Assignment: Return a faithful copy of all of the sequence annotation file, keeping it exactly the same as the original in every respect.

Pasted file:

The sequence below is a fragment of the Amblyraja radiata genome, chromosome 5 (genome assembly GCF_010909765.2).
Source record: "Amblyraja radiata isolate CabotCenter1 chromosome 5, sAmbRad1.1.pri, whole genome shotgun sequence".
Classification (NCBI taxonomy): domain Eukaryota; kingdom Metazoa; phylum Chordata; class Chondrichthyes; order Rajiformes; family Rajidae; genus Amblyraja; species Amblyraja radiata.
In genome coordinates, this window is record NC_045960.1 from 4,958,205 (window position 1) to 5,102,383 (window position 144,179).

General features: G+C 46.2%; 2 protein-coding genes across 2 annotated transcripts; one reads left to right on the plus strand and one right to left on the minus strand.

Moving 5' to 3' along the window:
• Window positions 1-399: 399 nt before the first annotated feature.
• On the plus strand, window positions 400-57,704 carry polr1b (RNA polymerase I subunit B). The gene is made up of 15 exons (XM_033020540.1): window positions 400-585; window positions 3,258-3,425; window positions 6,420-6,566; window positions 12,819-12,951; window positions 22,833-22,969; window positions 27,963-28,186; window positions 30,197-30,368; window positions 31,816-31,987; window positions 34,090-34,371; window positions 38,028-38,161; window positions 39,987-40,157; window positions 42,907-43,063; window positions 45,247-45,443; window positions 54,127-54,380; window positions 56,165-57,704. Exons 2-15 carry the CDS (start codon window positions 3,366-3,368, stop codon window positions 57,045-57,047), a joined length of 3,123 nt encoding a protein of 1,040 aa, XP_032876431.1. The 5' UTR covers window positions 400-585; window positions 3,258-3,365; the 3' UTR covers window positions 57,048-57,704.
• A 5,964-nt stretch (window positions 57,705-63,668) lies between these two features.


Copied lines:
The sequence below is a fragment of the Amblyraja radiata genome, chromosome 5 (genome assembly GCF_010909765.2).
Source record: "Amblyraja radiata isolate CabotCenter1 chromosome 5, sAmbRad1.1.pri, whole genome shotgun sequence".
Classification (NCBI taxonomy): domain Eukaryota; kingdom Metazoa; phylum Chordata; class Chondrichthyes; order Rajiformes; family Rajidae; genus Amblyraja; species Amblyraja radiata.
In genome coordinates, this window is record NC_045960.1 from 4,958,205 (window position 1) to 5,102,383 (window position 144,179).

General features: G+C 46.2%; 2 protein-coding genes across 2 annotated transcripts; one reads left to right on the plus strand and one right to left on the minus strand.

Moving 5' to 3' along the window:
• Window positions 1-399: 399 nt before the first annotated feature.
• On the plus strand, window positions 400-57,704 carry polr1b (RNA polymerase I subunit B). The gene is made up of 15 exons (XM_033020540.1): window positions 400-585; window positions 3,258-3,425; window positions 6,420-6,566; window positions 12,819-12,951; window positions 22,833-22,969; window positions 27,963-28,186; window positions 30,197-30,368; window positions 31,816-31,987; window positions 34,090-34,371; window positions 38,028-38,161; window positions 39,987-40,157; window positions 42,907-43,063; window positions 45,247-45,443; window positions 54,127-54,380; window positions 56,165-57,704. Exons 2-15 carry the CDS (start codon window positions 3,366-3,368, stop codon window positions 57,045-57,047), a joined length of 3,123 nt encoding a protein of 1,040 aa, XP_032876431.1. The 5' UTR covers window positions 400-585; window positions 3,258-3,365; the 3' UTR covers window positions 57,048-57,704.
• A 5,964-nt stretch (window positions 57,705-63,668) lies between these two features.